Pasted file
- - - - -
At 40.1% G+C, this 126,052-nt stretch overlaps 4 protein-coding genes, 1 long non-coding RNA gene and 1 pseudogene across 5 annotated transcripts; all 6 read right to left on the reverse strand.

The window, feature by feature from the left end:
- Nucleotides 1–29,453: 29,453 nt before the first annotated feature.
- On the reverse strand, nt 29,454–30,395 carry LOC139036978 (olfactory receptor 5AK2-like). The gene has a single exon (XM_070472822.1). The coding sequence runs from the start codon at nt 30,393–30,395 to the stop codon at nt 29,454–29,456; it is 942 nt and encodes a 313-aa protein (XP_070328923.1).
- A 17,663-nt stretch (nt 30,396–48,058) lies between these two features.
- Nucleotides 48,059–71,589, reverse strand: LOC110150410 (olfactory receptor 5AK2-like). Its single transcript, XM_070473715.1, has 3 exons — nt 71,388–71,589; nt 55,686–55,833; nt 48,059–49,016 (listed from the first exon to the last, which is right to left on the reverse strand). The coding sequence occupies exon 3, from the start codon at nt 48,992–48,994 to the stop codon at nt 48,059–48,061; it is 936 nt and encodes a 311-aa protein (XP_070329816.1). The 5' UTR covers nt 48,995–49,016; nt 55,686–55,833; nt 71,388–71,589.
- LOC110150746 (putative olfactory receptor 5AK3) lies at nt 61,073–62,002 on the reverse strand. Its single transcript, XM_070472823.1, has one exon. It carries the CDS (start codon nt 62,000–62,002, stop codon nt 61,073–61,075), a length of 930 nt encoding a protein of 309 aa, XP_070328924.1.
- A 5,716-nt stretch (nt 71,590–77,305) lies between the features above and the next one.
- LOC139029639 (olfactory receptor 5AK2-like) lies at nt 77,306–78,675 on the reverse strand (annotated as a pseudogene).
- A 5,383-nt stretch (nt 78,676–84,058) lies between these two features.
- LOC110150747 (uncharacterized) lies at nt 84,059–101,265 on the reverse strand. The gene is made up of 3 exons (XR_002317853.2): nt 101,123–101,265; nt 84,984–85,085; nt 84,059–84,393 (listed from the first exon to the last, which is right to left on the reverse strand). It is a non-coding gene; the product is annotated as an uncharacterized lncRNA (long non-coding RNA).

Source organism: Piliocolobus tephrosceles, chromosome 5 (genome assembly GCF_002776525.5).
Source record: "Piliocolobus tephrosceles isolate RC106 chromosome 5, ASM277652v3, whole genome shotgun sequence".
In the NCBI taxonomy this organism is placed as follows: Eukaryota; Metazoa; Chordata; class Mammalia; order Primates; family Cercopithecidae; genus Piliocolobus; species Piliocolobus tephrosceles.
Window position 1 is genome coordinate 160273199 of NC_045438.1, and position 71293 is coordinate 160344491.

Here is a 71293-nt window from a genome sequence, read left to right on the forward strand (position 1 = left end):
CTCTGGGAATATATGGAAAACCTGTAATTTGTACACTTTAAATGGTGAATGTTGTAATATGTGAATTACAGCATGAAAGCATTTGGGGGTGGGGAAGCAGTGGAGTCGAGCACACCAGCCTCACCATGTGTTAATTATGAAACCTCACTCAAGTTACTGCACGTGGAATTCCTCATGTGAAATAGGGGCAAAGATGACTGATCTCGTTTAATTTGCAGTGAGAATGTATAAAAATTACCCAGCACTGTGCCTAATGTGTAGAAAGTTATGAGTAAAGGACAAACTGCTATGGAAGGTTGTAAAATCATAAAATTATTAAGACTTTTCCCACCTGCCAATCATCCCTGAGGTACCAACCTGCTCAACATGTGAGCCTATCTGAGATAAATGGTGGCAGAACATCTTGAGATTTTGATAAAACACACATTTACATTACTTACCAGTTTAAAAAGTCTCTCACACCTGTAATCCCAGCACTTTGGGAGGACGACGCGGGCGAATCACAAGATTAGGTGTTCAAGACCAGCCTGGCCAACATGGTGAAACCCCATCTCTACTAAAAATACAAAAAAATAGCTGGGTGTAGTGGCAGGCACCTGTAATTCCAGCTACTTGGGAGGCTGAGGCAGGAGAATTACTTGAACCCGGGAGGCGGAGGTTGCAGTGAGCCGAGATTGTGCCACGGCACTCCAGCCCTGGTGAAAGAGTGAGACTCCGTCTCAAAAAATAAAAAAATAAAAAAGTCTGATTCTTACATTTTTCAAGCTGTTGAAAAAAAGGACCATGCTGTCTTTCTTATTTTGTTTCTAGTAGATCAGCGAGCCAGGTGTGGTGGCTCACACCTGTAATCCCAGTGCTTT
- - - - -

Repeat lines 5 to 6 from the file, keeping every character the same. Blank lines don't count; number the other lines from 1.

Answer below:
- A 17,663-nt stretch (nt 30,396–48,058) lies between these two features.
- Nucleotides 48,059–71,589, reverse strand: LOC110150410 (olfactory receptor 5AK2-like). Its single transcript, XM_070473715.1, has 3 exons — nt 71,388–71,589; nt 55,686–55,833; nt 48,059–49,016 (listed from the first exon to the last, which is right to left on the reverse strand). The coding sequence occupies exon 3, from the start codon at nt 48,992–48,994 to the stop codon at nt 48,059–48,061; it is 936 nt and encodes a 311-aa protein (XP_070329816.1). The 5' UTR covers nt 48,995–49,016; nt 55,686–55,833; nt 71,388–71,589.